“My wife and daughter are missing and I need your help to find them.”

“When you say ‘missing,’ what exactly are you implying?”

“I’m saying they’re gone. Vanished. Something happened to them.”

“When was the last time you saw them?”

“Two days ago.”

Bonitez took a breath mint from the stash in his pocket and placed it on his tongue. “And where were they?”

“Cozumel. My family and I are—were—on vacation there.”

“Which resort?”

“The Presidente Suites.”

“Very nice. My wife and I stayed there last year. We chartered a fishing boat and spent several days—”

“With all due respect,” Steve blurted, “I don’t give a crap about your vacation. I need your help to find my family.”

“And you are certain they have not tried to contact you?”

“I wouldn’t be here if they had.”

Bonitez sucked the cinnamon flavor from the stale breath mint. “Have you contacted the Mexican authorities in Cozumel?”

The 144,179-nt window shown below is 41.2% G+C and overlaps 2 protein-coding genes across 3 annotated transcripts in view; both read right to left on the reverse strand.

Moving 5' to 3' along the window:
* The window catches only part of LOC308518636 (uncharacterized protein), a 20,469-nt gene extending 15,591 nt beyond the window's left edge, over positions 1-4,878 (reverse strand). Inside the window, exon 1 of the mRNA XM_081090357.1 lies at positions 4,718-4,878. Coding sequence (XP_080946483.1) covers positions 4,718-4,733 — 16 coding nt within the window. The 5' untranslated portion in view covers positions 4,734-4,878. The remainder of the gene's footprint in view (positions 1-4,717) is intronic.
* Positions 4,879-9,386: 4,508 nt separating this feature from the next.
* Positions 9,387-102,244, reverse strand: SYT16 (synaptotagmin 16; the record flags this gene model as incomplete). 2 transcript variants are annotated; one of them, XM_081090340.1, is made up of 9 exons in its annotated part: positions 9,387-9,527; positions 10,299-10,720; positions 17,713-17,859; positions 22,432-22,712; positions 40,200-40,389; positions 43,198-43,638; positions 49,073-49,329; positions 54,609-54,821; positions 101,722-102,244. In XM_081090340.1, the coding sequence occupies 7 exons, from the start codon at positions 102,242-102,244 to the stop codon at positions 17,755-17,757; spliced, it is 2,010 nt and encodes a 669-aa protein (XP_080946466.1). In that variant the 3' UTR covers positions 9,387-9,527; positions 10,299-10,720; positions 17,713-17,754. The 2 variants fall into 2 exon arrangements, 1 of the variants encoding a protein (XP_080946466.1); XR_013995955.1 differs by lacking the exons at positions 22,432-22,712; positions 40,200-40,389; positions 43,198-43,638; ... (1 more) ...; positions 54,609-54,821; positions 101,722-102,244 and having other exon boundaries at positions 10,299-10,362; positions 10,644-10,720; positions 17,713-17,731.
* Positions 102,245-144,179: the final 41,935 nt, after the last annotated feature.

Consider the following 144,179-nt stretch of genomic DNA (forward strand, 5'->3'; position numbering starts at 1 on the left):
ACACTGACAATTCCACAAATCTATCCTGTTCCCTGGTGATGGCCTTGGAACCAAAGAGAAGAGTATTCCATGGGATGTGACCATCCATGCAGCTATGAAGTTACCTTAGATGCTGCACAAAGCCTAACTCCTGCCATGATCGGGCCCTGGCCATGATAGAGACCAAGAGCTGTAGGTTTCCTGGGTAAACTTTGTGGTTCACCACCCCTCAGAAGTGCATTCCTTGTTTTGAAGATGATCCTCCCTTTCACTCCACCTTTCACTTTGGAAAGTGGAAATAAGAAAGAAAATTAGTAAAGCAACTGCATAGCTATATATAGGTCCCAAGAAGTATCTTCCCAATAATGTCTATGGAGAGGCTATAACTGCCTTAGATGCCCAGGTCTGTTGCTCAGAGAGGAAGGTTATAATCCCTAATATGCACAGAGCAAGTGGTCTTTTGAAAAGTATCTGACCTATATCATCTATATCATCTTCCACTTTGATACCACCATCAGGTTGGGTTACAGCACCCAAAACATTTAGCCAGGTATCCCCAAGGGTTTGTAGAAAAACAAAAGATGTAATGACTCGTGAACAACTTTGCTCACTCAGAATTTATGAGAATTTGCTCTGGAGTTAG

“I spoke with them again this morning.”

“Have they filed a missing persons report?”

“As far as I know.”

“Then I’m sure they’ll find your family soon. Do you have any relatives in Mexico? Any friends your wife and daughter might be staying with?”

“No, none whatsoever.”

“Any relatives, or friends your wife might have kept from you?”

“What are you implying?”

Bonitez raised his hand. “Senor Chambers, please…” He leaned back in his swivel chair, pushing his hands on the armrests. “I am only trying to explore the possibilities since I know nothing about you or your family.”

Steve clenched his fist in the air. “I’ve agonized over every scenario I can think of, and no matter how much I want to believe my wife and daughter are on a marathon shopping spree or stuck on a ferry boat heading in the wrong direction, I can’t. Something’s wrong. I’m not asking you for an analysis of what may or may not have happened. I’m asking you to light a fire under someone’s ass and help me find them.”